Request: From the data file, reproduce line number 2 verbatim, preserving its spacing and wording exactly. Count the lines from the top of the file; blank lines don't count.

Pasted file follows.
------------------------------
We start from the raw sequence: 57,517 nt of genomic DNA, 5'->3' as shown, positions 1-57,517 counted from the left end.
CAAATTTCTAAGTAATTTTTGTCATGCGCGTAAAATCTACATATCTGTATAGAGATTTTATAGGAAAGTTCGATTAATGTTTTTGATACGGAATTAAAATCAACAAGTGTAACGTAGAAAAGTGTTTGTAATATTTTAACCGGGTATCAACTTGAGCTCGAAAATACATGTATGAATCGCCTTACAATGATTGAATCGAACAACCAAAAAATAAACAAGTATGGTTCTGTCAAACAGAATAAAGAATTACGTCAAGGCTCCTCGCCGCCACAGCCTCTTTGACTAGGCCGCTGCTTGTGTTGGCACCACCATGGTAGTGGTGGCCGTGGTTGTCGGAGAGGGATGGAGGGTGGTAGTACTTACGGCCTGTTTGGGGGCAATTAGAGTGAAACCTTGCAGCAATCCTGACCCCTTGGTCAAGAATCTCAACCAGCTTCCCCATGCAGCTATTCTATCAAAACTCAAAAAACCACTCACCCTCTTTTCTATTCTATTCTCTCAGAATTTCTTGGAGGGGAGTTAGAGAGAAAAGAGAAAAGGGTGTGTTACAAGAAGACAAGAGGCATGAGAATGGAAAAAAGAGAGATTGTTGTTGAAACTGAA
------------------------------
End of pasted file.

CAAATTTCTAAGTAATTTTTGTCATGCGCGTAAAATCTACATATCTGTATAGAGATTTTATAGGAAAGTTCGATTAATGTTTTTGATACGGAATTAAAATCAACAAGTGTAACGTAGAAAAGTGTTTGTAATATTTTAACCGGGTATCAACTTGAGCTCGAAAATACATGTATGAATCGCCTTACAATGATTGAATCGAACAACCAAAAAATAAACAAGTATGGTTCTGTCAAACAGAATAAAGAATTACGTCAAGGCTCCTCGCCGCCACAGCCTCTTTGACTAGGCCGCTGCTTGTGTTGGCACCACCATGGTAGTGGTGGCCGTGGTTGTCGGAGAGGGATGGAGGGTGGTAGTACTTACGGCCTGTTTGGGGGCAATTAGAGTGAAACCTTGCAGCAATCCTGACCCCTTGGTCAAGAATCTCAACCAGCTTCCCCATGCAGCTATTCTATCAAAACTCAAAAAACCACTCACCCTCTTTTCTATTCTATTCTCTCAGAATTTCTTGGAGGGGAGTTAGAGAGAAAAGAGAAAAGGGTGTGTTACAAGAAGACAAGAGGCATGAGAATGGAAAAAAGAGAGATTGTTGTTGAAACTGAA